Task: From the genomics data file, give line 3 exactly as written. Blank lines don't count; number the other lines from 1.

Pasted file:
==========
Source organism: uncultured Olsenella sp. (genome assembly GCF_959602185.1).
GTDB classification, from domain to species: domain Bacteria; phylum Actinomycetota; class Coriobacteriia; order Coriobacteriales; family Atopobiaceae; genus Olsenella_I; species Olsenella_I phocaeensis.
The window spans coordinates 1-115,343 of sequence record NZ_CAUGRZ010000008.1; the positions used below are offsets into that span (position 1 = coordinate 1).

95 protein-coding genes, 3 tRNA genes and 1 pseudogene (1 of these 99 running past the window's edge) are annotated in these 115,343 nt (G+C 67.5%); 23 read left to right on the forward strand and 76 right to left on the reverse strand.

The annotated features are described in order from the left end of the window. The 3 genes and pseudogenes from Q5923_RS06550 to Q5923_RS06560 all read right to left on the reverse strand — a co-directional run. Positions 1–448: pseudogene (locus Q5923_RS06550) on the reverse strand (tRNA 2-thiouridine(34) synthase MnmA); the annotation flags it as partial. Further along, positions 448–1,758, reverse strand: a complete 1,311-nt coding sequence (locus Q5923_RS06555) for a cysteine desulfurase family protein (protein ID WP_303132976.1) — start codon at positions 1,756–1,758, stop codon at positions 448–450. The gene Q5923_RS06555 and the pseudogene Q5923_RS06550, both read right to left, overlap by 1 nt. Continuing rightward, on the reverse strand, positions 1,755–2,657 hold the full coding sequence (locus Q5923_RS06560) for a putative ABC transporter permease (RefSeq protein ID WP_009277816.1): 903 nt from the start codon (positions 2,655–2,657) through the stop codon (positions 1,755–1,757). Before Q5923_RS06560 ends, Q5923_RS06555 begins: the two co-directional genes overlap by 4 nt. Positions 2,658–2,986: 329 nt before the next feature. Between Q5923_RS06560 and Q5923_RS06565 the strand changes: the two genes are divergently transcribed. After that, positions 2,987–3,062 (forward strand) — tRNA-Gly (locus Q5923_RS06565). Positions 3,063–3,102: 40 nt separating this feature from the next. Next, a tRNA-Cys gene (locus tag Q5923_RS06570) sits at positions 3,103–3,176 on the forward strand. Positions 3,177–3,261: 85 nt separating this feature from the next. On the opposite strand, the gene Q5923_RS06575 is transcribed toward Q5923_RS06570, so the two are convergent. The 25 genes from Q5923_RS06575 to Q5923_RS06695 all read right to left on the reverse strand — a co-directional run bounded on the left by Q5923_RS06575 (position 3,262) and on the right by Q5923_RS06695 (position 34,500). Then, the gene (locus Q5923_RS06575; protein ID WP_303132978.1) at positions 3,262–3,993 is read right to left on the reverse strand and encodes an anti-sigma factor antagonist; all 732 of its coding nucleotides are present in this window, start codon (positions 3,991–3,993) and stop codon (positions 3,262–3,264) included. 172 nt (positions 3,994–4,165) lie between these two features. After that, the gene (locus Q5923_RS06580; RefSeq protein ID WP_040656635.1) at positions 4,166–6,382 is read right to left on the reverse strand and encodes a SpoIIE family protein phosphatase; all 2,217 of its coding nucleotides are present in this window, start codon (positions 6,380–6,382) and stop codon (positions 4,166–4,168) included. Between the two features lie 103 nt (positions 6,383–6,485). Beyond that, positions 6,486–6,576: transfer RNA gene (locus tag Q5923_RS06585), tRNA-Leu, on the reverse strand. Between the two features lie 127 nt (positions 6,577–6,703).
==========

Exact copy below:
The window spans coordinates 1-115,343 of sequence record NZ_CAUGRZ010000008.1; the positions used below are offsets into that span (position 1 = coordinate 1).